Trees contribute much to our lives. We have so many uses for them. Their wood keeps us warm, yields us sustenance, shelter, furniture, and the raw material for products like paper, cork and rubber. They also absorb some of the carbon dioxide that scientists hold responsible for global warming.
In Morocco, argan trees that provide the fruit kernels for making argan oil have long been used for all these other purposes as well. Local people call the argan “The Tree of Life”. More recently, scientists have discovered that the fruit, leaves and bark of these trees have some magical, medicinal properties.
In the Mediterranean, olive groves and citrus trees provide an income for many, while in northern climes, orchards are cultivated for their fruit, to eat or make cider and calvados.
As the seasons take their turn, the changing trees add more beauty to our landscapes, and artists have been depicting them through the ages. The pigments of the fall provide a bonus for anyone dependent on the tourist industry.
People grow fond of the trees that surround them, and they often go to great lengths to protect these trees when they are threatened. You have probably heard stories of people who camp out in threatened US or other woodland areas for many months, often tying themselves to trees to prevent bulldozers or lumberjacks moving in.
Dictionary definitions of the joined up word, “tree-hugger”, usually give its meaning as: someone who is an environmentalist who supports the preservation of forested land. In the early 1970s an environmental movement was born in Uttarakhand, a region in northern India. Groups of villagers, mainly women, surrounded and hugged trees to prevent the authorities from felling them. As with the argan forest in parts of Morocco, their local forests provided much of what they needed to survive in their villages.
These protests spread across India and became known as The Chipko Movement – Chipko meaning “to hug” in Hindi. It was the start of an environmental movement which took on other green issues, and exists today as the Save the Seeds Movement. When news of The Chipko Movement crossed the world, the term “tree-hugger” became well known, but the Oxford English Dictionary notes an earlier usage in 1965, in Appleton, Wisconsin, when people opposed the city’s plans to fell some of its trees.
In the Second World War, GIs serving in France carved initials, love hearts, or the names of their home states, on beech trees in the area where they were billeted. Until recently, they remained a poignant reminder of how France was liberated by its allies. But the landowner has found it cheaper to fell the trees than maintain them. Many have already been lost. Locals are determined to save the remaining few “name trees”, as they call them.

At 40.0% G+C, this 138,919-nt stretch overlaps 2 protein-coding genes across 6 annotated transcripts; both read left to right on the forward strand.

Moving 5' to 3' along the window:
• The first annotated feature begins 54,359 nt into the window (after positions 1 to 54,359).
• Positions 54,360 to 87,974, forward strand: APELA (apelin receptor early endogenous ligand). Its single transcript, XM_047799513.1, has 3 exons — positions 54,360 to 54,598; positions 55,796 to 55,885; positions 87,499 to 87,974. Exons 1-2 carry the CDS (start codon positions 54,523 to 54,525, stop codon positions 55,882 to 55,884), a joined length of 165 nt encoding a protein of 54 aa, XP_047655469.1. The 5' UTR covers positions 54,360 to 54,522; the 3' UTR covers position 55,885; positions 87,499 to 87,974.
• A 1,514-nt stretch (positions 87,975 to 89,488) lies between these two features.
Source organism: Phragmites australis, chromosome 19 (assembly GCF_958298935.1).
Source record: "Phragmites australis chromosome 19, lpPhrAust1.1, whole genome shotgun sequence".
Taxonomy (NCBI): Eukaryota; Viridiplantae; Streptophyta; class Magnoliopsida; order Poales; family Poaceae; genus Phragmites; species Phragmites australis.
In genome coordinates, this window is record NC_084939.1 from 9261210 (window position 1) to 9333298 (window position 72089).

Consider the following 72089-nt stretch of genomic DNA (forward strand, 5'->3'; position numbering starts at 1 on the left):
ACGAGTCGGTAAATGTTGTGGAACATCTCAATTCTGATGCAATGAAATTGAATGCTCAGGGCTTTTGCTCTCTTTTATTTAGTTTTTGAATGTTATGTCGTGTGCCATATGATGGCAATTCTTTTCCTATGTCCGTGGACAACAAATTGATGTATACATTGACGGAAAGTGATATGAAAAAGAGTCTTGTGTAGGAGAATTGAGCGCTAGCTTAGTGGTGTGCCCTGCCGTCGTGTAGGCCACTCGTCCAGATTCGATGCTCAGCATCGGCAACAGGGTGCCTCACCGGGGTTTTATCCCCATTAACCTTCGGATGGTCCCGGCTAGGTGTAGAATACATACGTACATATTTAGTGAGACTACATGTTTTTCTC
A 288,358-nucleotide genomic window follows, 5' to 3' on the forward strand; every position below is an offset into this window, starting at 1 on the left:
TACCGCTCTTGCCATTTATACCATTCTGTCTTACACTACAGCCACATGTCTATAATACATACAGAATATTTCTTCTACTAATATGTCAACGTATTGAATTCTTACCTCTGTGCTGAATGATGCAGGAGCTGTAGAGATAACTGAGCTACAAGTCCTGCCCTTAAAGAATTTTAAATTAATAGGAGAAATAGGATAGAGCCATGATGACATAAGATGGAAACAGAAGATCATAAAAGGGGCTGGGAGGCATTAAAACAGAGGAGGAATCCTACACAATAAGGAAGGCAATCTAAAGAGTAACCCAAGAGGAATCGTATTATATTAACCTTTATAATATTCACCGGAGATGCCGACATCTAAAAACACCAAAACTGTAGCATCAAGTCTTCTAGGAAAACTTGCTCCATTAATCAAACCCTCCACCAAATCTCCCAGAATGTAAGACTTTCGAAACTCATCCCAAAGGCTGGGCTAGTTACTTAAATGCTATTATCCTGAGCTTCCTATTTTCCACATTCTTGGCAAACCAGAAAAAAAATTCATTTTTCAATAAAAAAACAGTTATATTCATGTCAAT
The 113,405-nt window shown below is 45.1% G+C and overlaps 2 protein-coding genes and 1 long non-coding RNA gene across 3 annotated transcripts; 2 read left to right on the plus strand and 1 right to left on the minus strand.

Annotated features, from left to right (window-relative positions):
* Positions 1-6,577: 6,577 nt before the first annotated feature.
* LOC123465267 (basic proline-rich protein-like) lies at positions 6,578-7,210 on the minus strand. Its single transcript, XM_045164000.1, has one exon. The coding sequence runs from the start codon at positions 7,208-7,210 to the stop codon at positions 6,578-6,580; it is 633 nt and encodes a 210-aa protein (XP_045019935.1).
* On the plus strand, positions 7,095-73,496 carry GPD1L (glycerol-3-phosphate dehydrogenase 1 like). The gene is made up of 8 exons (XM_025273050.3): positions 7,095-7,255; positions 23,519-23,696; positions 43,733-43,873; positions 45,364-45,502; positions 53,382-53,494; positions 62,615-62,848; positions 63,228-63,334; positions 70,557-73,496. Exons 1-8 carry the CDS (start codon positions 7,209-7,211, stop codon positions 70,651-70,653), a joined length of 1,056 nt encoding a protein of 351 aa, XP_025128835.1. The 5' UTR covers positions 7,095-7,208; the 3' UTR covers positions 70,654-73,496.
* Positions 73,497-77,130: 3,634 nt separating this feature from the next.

After the tragedy of 9 year old Jimmy Beveridge, who became lost on California’s Palomar Mountain in 1981 and died of exposure only two miles from his family’s camp site, concerned individuals introduced the “Hug-a-Tree and Survive” program, which was later rolled out to both Canada and Sweden before being taken up by the The National Association for Search and Rescue (NASAR) in the US.
One of its recommendations for anyone who gets lost in a forest is to stay put and hug a tree until rescuers arrive. NASAR says that hugging a tree will make anyone feel less lonely. Some people even find it comforting to talk to the tree at the same time. By remaining with the tree, the lost person is not likely to fall and suffer injuries and he or she will be easier for rescuers to find.
Tree hugging is also recommended for therapeutic reasons under more normal circumstances. Many people make time for it daily or weekly, hugging their favorite trees regularly. It is their form of meditation, giving them a focus for their attention that is free from the usual anxieties and stress of everyday life. They come away feeling relaxed, recharged and ready for the fray.
Unfortunately, because of the lengths that people go to save trees, the term “tree-hugger” has become synonymous with words intended to be derogatory, like “hippy” and “looney”. This can be off-putting for aspiring tree-huggers, who therefore try to get away from other people to indulge their inclination.
But the more public tree hugging becomes, the more it will be accepted as something people do with their leisure time. In time, it could be listed along with interests like fishing, running, swimming, or reading. And perhaps, as more people make friends with trees, more of them will be saved to the benefit of the rest of our environment.